Thursday, March 8, 2012

Rush Limbaugh Makes The Hall Of Fame

Rush Limbaugh Makes The Hall Of Fame

Spring training!  Nothing can warm the heart of a baseball fan more than the excitement of pitchers and catchers, the breathless reporting from Florida or Arizona about the latest phenom, the tape measure shots through the warm air, the battles for the last roster spots.

After a long and grim winter filled only with hot stove league news and hot air emanating from Washington,  baseball takes us back to the place where we are eternally young.  It’s a sunny summer afternoon, and I’m sitting in Yankee Stadium with my mother (a die-hard Joe D. fan) munching on a salami sandwich wrapped in foil and hooting and cheering to my heart’s content. Or, with friends, on a sweltering 4th of July watching the impossible-Dave Righetti tossing the first no hitter since Don Larsen’s perfect game, and the old stadium literally vibrating with joy and disbelief, with complete strangers hugging each other.

Spring Training, and everything is possible (except, perhaps for the Mets, but that’s a different story.)  Everyone has a clean slate.  There are even green shoots of hope in Washington, where the National’s owner has spent for some free-agent stars, and the farm system has developed some stupendous talents.  The first Washington team, the Senators (with, perhaps, some cosmic foreshadowing) were not so good.  “First in war, first in peace, last in the American League.”  But the Nats could make the playoffs.

The GOP, of course, is still in spring training, and Super Tuesday didn’t do much to clarify the rotation.  Old Doc Paul is spinning his screwballs, and veteran Newt is back for another year, though he’s becoming more erratic.   But the real battle is for the opening day start, between the good-looking guy with the big contract and the scrappy career minor-leaguer from the sandlots of a hardscrabble section of Pennsylvania who leads the chapel services.

But, there have been a lot of clubhouse distractions this year.  The boys aren’t really getting along.  Yesterday, Mitt demanded everyone else stand down and let him be staff ace. Needless to say, no one went along.  Mitt apparently has difficulty pitching on the road, especially in older stadiums without luxury boxes, and the coaching staff thinks it might be psychological.  Ron’s absolutely fearless out there on the mound, but his arm isn’t what it used to be, and he has a hard time winning games. Newt has turned into a sort of Luis Tiant (English speaking version, of course) tossing up every type of pitch from every angle, but his effectiveness is waning, and there’s a concern that at this stage of his career, he’s only a warm weather pitcher.  And Rick has anger management issues-he tends to be a headhunter with a real proclivity for throwing high and tight to left-handed batters while quoting scripture.  That makes him wildly popular with a portion of the fan base, but doesn’t always lead to the best results.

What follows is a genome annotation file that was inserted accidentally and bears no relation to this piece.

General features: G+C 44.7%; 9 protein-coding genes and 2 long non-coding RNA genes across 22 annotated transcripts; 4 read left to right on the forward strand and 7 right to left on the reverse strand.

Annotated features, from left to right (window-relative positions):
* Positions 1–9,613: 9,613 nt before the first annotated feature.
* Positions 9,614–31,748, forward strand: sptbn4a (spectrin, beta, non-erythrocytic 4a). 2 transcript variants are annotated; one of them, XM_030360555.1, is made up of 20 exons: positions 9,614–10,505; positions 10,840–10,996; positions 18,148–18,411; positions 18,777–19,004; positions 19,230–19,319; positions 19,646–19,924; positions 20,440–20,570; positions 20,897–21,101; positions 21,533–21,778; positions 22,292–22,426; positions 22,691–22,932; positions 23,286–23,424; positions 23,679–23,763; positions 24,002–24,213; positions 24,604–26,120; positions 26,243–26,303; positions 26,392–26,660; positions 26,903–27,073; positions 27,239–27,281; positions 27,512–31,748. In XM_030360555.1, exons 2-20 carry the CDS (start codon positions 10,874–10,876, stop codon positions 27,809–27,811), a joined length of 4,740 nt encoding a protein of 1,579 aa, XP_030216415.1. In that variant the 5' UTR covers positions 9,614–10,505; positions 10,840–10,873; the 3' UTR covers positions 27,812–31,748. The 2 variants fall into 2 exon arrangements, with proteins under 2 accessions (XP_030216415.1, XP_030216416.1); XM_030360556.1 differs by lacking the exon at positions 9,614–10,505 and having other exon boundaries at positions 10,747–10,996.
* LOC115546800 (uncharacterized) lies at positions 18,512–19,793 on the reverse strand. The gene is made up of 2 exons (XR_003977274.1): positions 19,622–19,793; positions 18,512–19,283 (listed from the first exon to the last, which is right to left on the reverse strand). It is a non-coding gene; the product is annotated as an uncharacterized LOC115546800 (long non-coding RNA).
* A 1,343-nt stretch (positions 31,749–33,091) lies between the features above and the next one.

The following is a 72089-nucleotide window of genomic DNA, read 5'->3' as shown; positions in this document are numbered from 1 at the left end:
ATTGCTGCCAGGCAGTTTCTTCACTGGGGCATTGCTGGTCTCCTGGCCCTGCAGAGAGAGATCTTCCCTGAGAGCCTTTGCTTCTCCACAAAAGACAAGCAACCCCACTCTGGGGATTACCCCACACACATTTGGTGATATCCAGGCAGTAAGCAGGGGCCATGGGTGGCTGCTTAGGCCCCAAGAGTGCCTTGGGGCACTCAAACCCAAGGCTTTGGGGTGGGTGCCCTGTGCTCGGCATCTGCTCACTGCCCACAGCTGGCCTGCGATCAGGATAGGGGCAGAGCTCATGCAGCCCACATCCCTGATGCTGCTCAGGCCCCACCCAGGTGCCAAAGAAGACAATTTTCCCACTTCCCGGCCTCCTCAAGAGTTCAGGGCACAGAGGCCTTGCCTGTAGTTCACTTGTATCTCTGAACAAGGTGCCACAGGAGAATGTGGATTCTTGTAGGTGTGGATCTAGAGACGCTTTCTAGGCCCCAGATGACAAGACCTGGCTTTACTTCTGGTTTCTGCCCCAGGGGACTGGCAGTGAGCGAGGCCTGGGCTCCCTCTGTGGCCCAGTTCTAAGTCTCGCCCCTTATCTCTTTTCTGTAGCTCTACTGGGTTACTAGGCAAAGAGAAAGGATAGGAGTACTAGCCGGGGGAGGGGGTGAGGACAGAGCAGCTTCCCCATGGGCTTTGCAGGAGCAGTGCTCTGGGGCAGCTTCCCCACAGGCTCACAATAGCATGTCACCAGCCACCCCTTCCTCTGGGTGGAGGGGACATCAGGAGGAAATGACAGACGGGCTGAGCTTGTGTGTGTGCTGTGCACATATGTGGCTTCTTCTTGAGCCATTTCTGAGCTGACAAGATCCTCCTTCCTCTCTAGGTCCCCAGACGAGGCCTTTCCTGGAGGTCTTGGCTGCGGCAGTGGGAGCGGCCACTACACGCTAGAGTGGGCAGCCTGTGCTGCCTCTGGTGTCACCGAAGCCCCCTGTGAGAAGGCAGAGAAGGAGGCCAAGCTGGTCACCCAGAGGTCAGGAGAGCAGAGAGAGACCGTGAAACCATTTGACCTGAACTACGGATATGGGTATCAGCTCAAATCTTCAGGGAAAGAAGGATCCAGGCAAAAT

The front office is a little dysfunctional as well.  There’s some real star talent in the minors, but they aren’t ready.  Last season’s telegenic number 2 took her bonus, created the first political-themed reality series, then retired to an ashram in Alaska from which she occasionally emerges with some malapropism that is greeted with ecstatic rhapsodies by her considerable fan base.  Her agent indicates she’s keeping in shape in case she’s needed later in the year.

In the owner’s box, there’s a lot of strife.  The blue-blooded family that had owned the team for several generations decided to diversify their holdings into polo ponies and strip-mines in right to work states, but the heirs to the tea fortune they brought in have been making a lot of noise.  First it was a demand that wine and cheese be banished from the clubhouse and the stadium.  Then they had maintenance remove every hot water faucet when one of them noticed that “hot” was on the left and had clear sexual overtones.

And, finally, there’s been PR problems with one of the minority owners, a raffish, teddy bear type named Rush, who occasionally shows a little too much wit with his wisdom.

Somehow, I think this is all going to work out.  Mitt’s agents have been working the numbers, and his Super Pac’s been buying up tickets in every field that has a game between now and the time they break camp.  When the team comes to town, the local media will beat the drums for him and run unflattering stories about the rest of the staff.  The blue bloods and the tea folk will sit down for a simple repast of duck l’orange and brats, and carve out a solution-less government when it comes to private property, and more government when it comes to private behavior.   

And Rush?  Have no fear.  He’s about to do something that even Yogi Berra couldn’t.  He’s going to the (Missouri) Hall of Fame.  A rendition of Rush, in bronze, will be added to the collection of several dozen busts in the Capitol rotunda. 

Steven Tilley, the Republican speaker of the Missouri House, who enjoys sole discretion on whom to honor, said he had no intention of changing his mind “in my part of the state we’re proud of him.”

Mr. Limbaugh is to be added along with Dred Scott, a slave who unsuccessfully sued for his freedom in a landmark Supreme Court case. 

It’s hard to imagine anything more fitting.